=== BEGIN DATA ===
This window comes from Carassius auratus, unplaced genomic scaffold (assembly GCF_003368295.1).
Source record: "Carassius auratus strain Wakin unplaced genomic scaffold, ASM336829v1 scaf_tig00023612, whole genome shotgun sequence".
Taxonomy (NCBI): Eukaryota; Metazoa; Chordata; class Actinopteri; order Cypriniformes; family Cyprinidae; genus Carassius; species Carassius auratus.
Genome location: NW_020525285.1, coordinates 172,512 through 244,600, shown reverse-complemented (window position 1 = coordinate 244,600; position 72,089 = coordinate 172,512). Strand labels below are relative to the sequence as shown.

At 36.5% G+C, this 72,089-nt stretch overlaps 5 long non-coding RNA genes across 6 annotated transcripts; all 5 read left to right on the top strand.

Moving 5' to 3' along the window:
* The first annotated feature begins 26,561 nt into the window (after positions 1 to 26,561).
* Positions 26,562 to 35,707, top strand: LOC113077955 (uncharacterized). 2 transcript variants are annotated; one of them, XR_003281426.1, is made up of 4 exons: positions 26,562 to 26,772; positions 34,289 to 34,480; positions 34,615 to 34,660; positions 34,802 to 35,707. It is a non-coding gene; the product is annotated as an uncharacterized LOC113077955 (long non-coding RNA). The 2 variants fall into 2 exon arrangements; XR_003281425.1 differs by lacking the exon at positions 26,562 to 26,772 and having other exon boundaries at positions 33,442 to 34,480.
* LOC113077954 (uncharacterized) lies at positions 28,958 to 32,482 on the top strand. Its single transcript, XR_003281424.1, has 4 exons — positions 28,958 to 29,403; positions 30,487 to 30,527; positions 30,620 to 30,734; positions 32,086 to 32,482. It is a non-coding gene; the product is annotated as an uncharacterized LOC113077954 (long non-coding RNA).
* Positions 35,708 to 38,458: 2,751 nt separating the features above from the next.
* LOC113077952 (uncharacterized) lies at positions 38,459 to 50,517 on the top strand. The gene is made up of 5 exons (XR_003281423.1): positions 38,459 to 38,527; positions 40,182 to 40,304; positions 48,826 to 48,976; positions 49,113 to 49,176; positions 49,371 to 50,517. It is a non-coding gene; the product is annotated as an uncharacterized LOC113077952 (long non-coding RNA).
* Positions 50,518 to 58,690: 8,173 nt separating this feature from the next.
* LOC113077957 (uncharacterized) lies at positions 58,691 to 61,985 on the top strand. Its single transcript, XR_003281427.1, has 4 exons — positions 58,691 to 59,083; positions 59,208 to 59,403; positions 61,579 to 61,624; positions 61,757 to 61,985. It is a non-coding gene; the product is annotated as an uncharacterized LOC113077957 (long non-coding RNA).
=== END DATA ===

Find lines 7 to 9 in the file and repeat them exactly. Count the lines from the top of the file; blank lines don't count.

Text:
* The first annotated feature begins 26,561 nt into the window (after positions 1 to 26,561).
* Positions 26,562 to 35,707, top strand: LOC113077955 (uncharacterized). 2 transcript variants are annotated; one of them, XR_003281426.1, is made up of 4 exons: positions 26,562 to 26,772; positions 34,289 to 34,480; positions 34,615 to 34,660; positions 34,802 to 35,707. It is a non-coding gene; the product is annotated as an uncharacterized LOC113077955 (long non-coding RNA). The 2 variants fall into 2 exon arrangements; XR_003281425.1 differs by lacking the exon at positions 26,562 to 26,772 and having other exon boundaries at positions 33,442 to 34,480.
* LOC113077954 (uncharacterized) lies at positions 28,958 to 32,482 on the top strand. Its single transcript, XR_003281424.1, has 4 exons — positions 28,958 to 29,403; positions 30,487 to 30,527; positions 30,620 to 30,734; positions 32,086 to 32,482. It is a non-coding gene; the product is annotated as an uncharacterized LOC113077954 (long non-coding RNA).